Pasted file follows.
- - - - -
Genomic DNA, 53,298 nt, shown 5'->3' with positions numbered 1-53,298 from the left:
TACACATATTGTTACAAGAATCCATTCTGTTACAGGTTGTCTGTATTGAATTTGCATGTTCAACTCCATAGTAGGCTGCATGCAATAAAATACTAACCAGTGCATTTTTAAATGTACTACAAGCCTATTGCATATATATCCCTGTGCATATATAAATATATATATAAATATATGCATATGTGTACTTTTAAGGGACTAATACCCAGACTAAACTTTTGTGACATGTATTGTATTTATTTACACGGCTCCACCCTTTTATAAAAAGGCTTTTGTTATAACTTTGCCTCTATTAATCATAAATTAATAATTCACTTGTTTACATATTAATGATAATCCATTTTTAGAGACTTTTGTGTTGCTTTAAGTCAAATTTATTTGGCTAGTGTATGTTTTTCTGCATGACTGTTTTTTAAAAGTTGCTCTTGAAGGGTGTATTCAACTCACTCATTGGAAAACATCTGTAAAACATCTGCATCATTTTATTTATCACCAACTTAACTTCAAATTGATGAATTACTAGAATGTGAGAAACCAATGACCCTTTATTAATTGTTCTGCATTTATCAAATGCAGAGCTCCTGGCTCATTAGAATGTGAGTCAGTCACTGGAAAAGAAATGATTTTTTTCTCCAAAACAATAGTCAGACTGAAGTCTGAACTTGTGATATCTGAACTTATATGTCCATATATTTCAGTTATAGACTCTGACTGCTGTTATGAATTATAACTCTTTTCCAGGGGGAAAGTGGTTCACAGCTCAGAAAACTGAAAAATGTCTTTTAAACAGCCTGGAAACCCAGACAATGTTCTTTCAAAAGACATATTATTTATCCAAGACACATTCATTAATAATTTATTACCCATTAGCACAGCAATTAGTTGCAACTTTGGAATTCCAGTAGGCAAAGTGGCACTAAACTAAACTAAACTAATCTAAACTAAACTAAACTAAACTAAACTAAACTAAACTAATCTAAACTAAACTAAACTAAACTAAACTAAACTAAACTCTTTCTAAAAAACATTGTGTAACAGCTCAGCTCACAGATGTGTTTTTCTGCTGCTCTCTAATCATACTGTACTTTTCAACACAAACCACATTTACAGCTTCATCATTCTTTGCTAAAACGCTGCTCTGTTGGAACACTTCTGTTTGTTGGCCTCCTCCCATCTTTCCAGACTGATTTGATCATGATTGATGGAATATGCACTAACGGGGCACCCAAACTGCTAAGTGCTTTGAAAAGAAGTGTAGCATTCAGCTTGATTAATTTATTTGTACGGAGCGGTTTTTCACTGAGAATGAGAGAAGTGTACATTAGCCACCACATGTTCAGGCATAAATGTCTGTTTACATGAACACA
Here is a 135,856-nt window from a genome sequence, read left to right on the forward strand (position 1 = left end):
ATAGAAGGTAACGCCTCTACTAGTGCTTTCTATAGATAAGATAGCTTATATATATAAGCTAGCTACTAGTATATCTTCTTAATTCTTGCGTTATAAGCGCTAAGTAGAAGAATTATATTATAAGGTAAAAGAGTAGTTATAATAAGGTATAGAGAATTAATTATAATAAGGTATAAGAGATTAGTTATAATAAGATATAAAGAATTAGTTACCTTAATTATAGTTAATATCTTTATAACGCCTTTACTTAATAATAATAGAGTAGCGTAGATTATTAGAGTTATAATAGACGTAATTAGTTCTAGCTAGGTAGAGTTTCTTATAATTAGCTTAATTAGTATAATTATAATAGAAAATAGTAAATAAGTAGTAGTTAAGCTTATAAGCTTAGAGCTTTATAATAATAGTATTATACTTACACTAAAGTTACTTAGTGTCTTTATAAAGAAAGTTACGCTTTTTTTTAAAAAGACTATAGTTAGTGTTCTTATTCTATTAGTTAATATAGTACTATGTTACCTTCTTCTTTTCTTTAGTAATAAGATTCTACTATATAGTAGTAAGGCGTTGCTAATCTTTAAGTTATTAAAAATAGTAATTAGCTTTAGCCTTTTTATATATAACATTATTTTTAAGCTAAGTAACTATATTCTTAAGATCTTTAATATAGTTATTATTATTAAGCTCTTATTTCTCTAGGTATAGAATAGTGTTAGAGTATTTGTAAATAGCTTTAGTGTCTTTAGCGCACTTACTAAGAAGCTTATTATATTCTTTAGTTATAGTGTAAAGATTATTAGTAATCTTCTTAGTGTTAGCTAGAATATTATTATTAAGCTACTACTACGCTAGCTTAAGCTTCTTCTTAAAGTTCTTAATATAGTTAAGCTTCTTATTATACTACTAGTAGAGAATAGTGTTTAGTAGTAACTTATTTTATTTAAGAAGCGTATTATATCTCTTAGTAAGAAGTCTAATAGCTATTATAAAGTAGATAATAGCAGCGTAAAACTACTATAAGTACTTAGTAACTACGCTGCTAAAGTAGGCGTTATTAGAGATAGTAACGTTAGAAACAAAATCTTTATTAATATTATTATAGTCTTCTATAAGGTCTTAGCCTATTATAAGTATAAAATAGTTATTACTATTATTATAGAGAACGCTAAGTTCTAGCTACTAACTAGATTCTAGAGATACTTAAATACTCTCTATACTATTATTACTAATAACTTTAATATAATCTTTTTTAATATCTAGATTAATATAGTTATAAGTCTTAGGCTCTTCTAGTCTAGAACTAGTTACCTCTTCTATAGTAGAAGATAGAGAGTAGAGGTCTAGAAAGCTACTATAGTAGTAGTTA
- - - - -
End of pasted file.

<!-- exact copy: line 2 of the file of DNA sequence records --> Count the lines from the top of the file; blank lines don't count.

TACACATATTGTTACAAGAATCCATTCTGTTACAGGTTGTCTGTATTGAATTTGCATGTTCAACTCCATAGTAGGCTGCATGCAATAAAATACTAACCAGTGCATTTTTAAATGTACTACAAGCCTATTGCATATATATCCCTGTGCATATATAAATATATATATAAATATATGCATATGTGTACTTTTAAGGGACTAATACCCAGACTAAACTTTTGTGACATGTATTGTATTTATTTACACGGCTCCACCCTTTTATAAAAAGGCTTTTGTTATAACTTTGCCTCTATTAATCATAAATTAATAATTCACTTGTTTACATATTAATGATAATCCATTTTTAGAGACTTTTGTGTTGCTTTAAGTCAAATTTATTTGGCTAGTGTATGTTTTTCTGCATGACTGTTTTTTAAAAGTTGCTCTTGAAGGGTGTATTCAACTCACTCATTGGAAAACATCTGTAAAACATCTGCATCATTTTATTTATCACCAACTTAACTTCAAATTGATGAATTACTAGAATGTGAGAAACCAATGACCCTTTATTAATTGTTCTGCATTTATCAAATGCAGAGCTCCTGGCTCATTAGAATGTGAGTCAGTCACTGGAAAAGAAATGATTTTTTTCTCCAAAACAATAGTCAGACTGAAGTCTGAACTTGTGATATCTGAACTTATATGTCCATATATTTCAGTTATAGACTCTGACTGCTGTTATGAATTATAACTCTTTTCCAGGGGGAAAGTGGTTCACAGCTCAGAAAACTGAAAAATGTCTTTTAAACAGCCTGGAAACCCAGACAATGTTCTTTCAAAAGACATATTATTTATCCAAGACACATTCATTAATAATTTATTACCCATTAGCACAGCAATTAGTTGCAACTTTGGAATTCCAGTAGGCAAAGTGGCACTAAACTAAACTAAACTAATCTAAACTAAACTAAACTAAACTAAACTAAACTAAACTAATCTAAACTAAACTAAACTAAACTAAACTAAACTAAACTCTTTCTAAAAAACATTGTGTAACAGCTCAGCTCACAGATGTGTTTTTCTGCTGCTCTCTAATCATACTGTACTTTTCAACACAAACCACATTTACAGCTTCATCATTCTTTGCTAAAACGCTGCTCTGTTGGAACACTTCTGTTTGTTGGCCTCCTCCCATCTTTCCAGACTGATTTGATCATGATTGATGGAATATGCACTAACGGGGCACCCAAACTGCTAAGTGCTTTGAAAAGAAGTGTAGCATTCAGCTTGATTAATTTATTTGTACGGAGCGGTTTTTCACTGAGAATGAGAGAAGTGTACATTAGCCACCACATGTTCAGGCATAAATGTCTGTTTACATGAACACA